Major General George Pickett had long, golden locks that he regularly perfumed, which might have raised eyebrows in the Don't Ask Don't Tell era. His memorable moment came after the failed charge at Gettysburg that bears his name. After the charge, Gen. Lee asked him to recover his division. "General Lee, I have no division," replied Pickett. After the war, Pickett complained about Lee in an interview: "That old man ... had my division massacred at Gettysburg." Well, Fort Pickett does have a certain ring to it.

The Boll Weevil statue.
 Colonel Edmund Rucker was an acting brigadier general late in the war, but his higher rank was never confirmed by the Confederate congress. He served in the cavalry under Nathan Bedford Forrest and lost his left arm in the battle of Nashville. Fort Rucker is located near Enterprise, AL. There is no statue to Rucker that I know of, but Enterprise does have a statue to the Boll Weevil in its downtown square. The boll weevil statue was erected in 1919, during an era when the rest of the South was raising statues to Confederate soldiers. The insect was honored by the good people of Enterprise because the pest had devastated the area's cotton crop a few years prior and a different cash crop was needed. Consequently, struggling cotton planters became successful peanut farmers, thereby saving the local economy. The statue to the insect could be seen as witty satire by grateful locals.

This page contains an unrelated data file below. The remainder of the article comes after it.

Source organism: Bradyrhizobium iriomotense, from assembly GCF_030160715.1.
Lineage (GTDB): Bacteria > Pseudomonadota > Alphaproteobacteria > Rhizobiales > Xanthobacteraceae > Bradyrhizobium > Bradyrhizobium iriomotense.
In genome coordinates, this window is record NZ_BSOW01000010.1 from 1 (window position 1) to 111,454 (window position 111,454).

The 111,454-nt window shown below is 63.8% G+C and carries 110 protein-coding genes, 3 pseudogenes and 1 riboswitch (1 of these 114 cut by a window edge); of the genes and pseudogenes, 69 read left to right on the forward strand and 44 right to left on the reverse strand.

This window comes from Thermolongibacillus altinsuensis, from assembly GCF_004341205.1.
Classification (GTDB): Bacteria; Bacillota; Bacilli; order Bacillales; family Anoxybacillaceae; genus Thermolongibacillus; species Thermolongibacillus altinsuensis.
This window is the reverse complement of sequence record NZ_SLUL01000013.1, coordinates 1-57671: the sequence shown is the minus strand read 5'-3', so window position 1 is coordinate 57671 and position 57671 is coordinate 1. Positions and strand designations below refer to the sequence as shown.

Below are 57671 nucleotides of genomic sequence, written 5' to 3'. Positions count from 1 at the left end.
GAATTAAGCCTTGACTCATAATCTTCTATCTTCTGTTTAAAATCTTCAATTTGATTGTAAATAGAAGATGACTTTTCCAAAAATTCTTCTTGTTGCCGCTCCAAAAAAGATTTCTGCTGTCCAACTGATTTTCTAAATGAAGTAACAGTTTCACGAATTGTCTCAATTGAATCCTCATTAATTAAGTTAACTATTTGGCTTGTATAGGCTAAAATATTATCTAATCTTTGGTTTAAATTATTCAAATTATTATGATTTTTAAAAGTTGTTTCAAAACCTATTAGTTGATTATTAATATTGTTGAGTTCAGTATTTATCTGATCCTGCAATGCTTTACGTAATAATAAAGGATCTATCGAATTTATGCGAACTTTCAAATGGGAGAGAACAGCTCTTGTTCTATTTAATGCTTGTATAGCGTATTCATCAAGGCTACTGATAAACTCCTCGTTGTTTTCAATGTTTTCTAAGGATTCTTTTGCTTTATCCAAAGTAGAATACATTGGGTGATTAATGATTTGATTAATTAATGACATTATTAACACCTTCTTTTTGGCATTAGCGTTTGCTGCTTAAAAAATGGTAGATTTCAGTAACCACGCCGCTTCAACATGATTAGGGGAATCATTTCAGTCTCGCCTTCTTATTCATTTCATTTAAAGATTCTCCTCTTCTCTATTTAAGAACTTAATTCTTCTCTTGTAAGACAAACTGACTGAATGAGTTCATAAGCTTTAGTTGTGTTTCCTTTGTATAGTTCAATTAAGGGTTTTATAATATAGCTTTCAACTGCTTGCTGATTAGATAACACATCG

I could go on, but I think you get the point. There are any number of military heroes better suited to name bases after: George Patton. Dwight D. Eisenhower. Harriet Tubman. Better yet, there are 3,520 medals of honor recipients from which to choose. That ought to be enough.

Sunday, June 14, 2020

In their own words